As COVID-19 cases are rising in the country, lockdown rules don’t seem to relax anytime soon. With this, the economic losses are mounting. COVID-19 has caused extensive business disruption by significantly lowering demand and supply in the economy. It has bogged down the capital market, sending investors on hiatus. And, the banking and finance sector has also started to feel the hit. As a result, several banks are building up a war chest to help them fight any unprecedented condition arising if lockdown stretches further.
ICICI Bank, the second-largest private lender in India, has announced Rs 15,000 crore of fresh share sell after thirteen long years. Last time it issued shares in 2007 to raise Rs 8,750 crores in fresh funds. The bank’s board has agreed to the proposal of issuing new shares through private placement, institutional investment, preferential issuance, or follow-on public offering. Whether the bank will pick any one route for sale or a combination that’s yet to be disclosed.
In its exchange filing, the bank mentioned that it is looking at strengthening its balance sheet through equity release.
Prolonged lockdown situation is impacting the banks like any other business. Already loan recovery has slowed down due to moratorium and reduced repayment ability of borrowers. Several lenders have announced their plans to raise funds to bolster their capital buffer to tackle the rising volume of non-payment and bad loans in the coming months. ICICI Bank’s share sale announcement could be a part of its crisis management policy. ICICI is the third large private bank to announce share sale after Kotak Mahindra Bank and Axis Bank this year.
Axis Bank has also announced its plan to raise around Rs 15,000 crore from the market through share sales. Kotak Mahindra has already raised Rs ₹7,442 crores in QIP selling. Several other banks such as Yes Bank, Bank of Baroda, RBL, and IDFC First are also in the process of raising equity capital (or already did) from public borrowing.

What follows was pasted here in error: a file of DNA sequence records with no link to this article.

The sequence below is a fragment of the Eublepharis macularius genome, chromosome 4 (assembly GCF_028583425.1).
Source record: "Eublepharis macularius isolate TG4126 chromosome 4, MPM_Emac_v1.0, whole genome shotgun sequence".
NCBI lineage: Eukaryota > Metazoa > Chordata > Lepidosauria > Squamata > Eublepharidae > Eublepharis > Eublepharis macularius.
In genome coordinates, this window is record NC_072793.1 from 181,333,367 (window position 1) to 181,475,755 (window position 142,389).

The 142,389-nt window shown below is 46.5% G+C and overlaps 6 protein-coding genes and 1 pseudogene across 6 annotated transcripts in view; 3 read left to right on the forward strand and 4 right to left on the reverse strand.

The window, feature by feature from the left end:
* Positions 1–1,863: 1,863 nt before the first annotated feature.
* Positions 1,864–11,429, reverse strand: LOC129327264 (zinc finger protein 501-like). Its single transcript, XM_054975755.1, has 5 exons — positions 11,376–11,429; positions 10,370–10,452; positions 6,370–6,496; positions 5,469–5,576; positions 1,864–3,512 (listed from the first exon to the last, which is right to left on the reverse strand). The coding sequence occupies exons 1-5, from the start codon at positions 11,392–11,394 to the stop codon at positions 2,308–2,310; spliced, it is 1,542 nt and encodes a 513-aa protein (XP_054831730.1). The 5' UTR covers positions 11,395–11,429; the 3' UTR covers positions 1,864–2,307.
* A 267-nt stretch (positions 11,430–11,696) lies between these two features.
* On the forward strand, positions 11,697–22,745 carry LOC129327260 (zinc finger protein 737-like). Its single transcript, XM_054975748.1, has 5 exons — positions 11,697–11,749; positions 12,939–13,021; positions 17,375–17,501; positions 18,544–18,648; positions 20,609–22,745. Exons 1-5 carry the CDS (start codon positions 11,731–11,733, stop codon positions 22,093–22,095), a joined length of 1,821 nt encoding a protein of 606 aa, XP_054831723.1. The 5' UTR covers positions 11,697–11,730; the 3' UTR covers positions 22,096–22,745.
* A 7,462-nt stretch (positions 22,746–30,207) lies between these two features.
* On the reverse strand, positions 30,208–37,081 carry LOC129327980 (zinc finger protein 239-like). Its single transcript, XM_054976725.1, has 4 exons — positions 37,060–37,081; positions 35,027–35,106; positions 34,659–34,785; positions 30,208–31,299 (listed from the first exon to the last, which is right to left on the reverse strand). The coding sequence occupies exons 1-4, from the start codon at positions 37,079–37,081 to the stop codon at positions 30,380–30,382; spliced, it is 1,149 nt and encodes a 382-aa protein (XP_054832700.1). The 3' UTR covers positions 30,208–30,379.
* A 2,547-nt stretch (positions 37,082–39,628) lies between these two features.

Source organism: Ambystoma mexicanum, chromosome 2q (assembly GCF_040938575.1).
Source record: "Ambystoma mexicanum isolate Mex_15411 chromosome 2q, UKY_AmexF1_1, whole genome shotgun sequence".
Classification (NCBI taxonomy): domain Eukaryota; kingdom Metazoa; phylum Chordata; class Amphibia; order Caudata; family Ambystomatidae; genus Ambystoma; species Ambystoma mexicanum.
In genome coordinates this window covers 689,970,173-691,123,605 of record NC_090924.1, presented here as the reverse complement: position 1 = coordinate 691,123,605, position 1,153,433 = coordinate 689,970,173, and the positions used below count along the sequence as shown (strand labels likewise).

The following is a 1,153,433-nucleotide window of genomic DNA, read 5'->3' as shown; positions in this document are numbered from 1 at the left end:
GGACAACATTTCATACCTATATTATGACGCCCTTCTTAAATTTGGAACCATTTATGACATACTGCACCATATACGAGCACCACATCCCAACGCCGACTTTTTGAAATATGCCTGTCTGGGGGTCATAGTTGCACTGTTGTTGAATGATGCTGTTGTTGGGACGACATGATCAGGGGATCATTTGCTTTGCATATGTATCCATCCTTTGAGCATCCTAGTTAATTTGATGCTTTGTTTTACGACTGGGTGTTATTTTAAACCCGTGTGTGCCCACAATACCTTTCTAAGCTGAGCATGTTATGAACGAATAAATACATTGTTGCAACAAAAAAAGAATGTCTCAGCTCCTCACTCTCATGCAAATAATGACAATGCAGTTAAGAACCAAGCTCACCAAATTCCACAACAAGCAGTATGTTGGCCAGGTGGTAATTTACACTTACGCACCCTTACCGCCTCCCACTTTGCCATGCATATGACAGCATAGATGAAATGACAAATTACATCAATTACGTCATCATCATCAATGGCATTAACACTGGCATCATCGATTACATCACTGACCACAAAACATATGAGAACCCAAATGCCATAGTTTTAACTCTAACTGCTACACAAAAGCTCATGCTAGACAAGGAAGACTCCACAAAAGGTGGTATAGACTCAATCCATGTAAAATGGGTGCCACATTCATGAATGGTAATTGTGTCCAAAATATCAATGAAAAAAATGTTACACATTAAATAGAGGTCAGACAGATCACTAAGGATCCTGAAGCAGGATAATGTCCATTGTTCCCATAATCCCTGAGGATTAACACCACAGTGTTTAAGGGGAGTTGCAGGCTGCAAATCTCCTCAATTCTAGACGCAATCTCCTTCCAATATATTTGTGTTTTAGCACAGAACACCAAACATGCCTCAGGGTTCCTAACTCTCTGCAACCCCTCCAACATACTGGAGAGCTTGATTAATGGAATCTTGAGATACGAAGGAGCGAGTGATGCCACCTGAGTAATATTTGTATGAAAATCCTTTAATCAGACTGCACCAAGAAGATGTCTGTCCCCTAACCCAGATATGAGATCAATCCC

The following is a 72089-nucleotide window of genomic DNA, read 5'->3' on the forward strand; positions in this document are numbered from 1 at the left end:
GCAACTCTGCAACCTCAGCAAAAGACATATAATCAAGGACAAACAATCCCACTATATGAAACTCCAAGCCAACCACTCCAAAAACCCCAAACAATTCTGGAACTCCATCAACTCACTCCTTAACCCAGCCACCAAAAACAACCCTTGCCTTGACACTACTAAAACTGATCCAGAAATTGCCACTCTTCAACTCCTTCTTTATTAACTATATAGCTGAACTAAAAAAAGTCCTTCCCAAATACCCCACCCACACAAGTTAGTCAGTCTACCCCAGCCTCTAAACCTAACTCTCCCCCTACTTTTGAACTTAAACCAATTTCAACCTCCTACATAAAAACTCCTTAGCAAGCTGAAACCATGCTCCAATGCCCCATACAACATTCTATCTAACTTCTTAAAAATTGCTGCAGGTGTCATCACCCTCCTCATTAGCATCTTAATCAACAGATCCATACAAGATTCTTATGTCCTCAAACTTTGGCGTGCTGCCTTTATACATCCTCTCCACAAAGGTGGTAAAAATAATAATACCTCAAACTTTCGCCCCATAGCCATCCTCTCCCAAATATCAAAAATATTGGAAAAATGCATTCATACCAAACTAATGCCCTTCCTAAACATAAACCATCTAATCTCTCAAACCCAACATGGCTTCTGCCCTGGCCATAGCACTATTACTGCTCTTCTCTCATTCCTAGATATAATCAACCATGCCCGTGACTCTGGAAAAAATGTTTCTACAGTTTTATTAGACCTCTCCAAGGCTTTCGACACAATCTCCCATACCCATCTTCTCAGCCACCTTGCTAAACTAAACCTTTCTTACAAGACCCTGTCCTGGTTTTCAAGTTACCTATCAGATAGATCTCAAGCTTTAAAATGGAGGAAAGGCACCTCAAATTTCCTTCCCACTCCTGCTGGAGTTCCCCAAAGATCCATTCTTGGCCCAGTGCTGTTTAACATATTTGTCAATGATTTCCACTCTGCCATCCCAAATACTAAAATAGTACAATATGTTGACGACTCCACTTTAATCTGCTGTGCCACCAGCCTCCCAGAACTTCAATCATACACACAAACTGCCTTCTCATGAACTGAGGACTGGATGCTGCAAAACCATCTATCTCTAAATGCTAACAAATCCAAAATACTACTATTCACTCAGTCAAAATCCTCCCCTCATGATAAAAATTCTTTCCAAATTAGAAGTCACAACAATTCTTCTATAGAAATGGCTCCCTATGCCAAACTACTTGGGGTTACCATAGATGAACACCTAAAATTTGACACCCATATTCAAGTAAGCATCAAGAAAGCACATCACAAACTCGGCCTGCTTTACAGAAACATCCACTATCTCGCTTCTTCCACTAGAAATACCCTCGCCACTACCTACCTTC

The fundraising can improve ICICI’s equity capital base by 200 basis points. Its filing announcement to the exchange reads, “The board has approved raising of up to 150 billion, in one or more tranches, by way of issuance of securities, through one or more permissible modes.”
ICICI Bank has already raised Rs 3,090 crores from selling parts of its holdings in its insurance arms ICICI Prudential Life Insurance Co. Ltd. and ICICI Lombard General Insurance CO. Ltd., for Rs 840 crore and Rs 2,250 crores respectively.
The bank’s common equity tier 1 (CET 1) capital, which is the yardstick to measure a bank’s ability to meet for loan losses and write-off loans along with the ability to fund an acquisition or capital infusion, lowered from 13.64 percent in March 2019 to 13.39 percent this year. So, with the bank’s capital position diminishing ICICI is on a rush to raise fresh funds through share sales.
COVID-19 has caused severe damage to the Indian economy, and it may take several months for the economy to bounce back to pre-COVID-19 condition. Crisil Ltd., the credit rating agency, has already warned that bad loans could rise to 11.5 percent in the current fiscal as against 9 percent in March 2020. ICICI Bank share sell will help the bank cover its bases and be better prepared if condition worsens in the coming months.